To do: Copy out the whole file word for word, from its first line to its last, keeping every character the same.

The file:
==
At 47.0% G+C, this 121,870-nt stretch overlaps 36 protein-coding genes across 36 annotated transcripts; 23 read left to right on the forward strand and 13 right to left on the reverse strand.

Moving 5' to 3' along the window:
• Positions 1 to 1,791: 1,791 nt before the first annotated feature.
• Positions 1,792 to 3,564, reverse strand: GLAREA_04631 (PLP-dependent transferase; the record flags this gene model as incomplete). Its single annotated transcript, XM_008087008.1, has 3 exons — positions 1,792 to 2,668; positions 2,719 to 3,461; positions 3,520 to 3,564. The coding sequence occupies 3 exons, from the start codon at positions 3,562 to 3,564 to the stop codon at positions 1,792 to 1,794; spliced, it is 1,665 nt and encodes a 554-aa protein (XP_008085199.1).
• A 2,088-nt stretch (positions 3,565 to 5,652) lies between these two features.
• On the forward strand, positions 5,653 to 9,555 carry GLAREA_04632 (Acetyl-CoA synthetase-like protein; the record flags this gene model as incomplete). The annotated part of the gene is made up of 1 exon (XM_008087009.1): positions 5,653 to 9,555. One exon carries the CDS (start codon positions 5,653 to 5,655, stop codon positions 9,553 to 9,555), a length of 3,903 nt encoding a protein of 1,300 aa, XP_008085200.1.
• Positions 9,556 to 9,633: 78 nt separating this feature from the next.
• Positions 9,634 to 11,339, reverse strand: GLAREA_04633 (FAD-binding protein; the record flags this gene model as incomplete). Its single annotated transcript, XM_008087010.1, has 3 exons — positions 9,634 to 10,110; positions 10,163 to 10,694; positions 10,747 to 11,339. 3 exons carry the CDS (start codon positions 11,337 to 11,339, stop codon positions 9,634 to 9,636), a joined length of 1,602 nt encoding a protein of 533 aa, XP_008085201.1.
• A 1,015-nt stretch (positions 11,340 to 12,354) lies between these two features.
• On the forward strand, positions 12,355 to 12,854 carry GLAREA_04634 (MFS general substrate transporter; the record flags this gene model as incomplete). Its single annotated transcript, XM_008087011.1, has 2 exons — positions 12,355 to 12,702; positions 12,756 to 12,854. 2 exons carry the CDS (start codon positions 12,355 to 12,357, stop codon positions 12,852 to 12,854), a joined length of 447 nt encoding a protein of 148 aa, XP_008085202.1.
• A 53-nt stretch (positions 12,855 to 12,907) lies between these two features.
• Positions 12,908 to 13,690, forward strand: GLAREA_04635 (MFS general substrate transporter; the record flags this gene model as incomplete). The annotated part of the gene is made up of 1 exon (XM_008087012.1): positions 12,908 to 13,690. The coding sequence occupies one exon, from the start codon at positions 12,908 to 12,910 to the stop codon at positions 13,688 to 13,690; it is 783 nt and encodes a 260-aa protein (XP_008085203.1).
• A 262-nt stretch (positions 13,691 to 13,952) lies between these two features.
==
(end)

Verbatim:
At 47.0% G+C, this 121,870-nt stretch overlaps 36 protein-coding genes across 36 annotated transcripts; 23 read left to right on the forward strand and 13 right to left on the reverse strand.

Moving 5' to 3' along the window:
• Positions 1 to 1,791: 1,791 nt before the first annotated feature.
• Positions 1,792 to 3,564, reverse strand: GLAREA_04631 (PLP-dependent transferase; the record flags this gene model as incomplete). Its single annotated transcript, XM_008087008.1, has 3 exons — positions 1,792 to 2,668; positions 2,719 to 3,461; positions 3,520 to 3,564. The coding sequence occupies 3 exons, from the start codon at positions 3,562 to 3,564 to the stop codon at positions 1,792 to 1,794; spliced, it is 1,665 nt and encodes a 554-aa protein (XP_008085199.1).
• A 2,088-nt stretch (positions 3,565 to 5,652) lies between these two features.
• On the forward strand, positions 5,653 to 9,555 carry GLAREA_04632 (Acetyl-CoA synthetase-like protein; the record flags this gene model as incomplete). The annotated part of the gene is made up of 1 exon (XM_008087009.1): positions 5,653 to 9,555. One exon carries the CDS (start codon positions 5,653 to 5,655, stop codon positions 9,553 to 9,555), a length of 3,903 nt encoding a protein of 1,300 aa, XP_008085200.1.
• Positions 9,556 to 9,633: 78 nt separating this feature from the next.
• Positions 9,634 to 11,339, reverse strand: GLAREA_04633 (FAD-binding protein; the record flags this gene model as incomplete). Its single annotated transcript, XM_008087010.1, has 3 exons — positions 9,634 to 10,110; positions 10,163 to 10,694; positions 10,747 to 11,339. 3 exons carry the CDS (start codon positions 11,337 to 11,339, stop codon positions 9,634 to 9,636), a joined length of 1,602 nt encoding a protein of 533 aa, XP_008085201.1.
• A 1,015-nt stretch (positions 11,340 to 12,354) lies between these two features.
• On the forward strand, positions 12,355 to 12,854 carry GLAREA_04634 (MFS general substrate transporter; the record flags this gene model as incomplete). Its single annotated transcript, XM_008087011.1, has 2 exons — positions 12,355 to 12,702; positions 12,756 to 12,854. 2 exons carry the CDS (start codon positions 12,355 to 12,357, stop codon positions 12,852 to 12,854), a joined length of 447 nt encoding a protein of 148 aa, XP_008085202.1.
• A 53-nt stretch (positions 12,855 to 12,907) lies between these two features.
• Positions 12,908 to 13,690, forward strand: GLAREA_04635 (MFS general substrate transporter; the record flags this gene model as incomplete). The annotated part of the gene is made up of 1 exon (XM_008087012.1): positions 12,908 to 13,690. The coding sequence occupies one exon, from the start codon at positions 12,908 to 12,910 to the stop codon at positions 13,688 to 13,690; it is 783 nt and encodes a 260-aa protein (XP_008085203.1).
• A 262-nt stretch (positions 13,691 to 13,952) lies between these two features.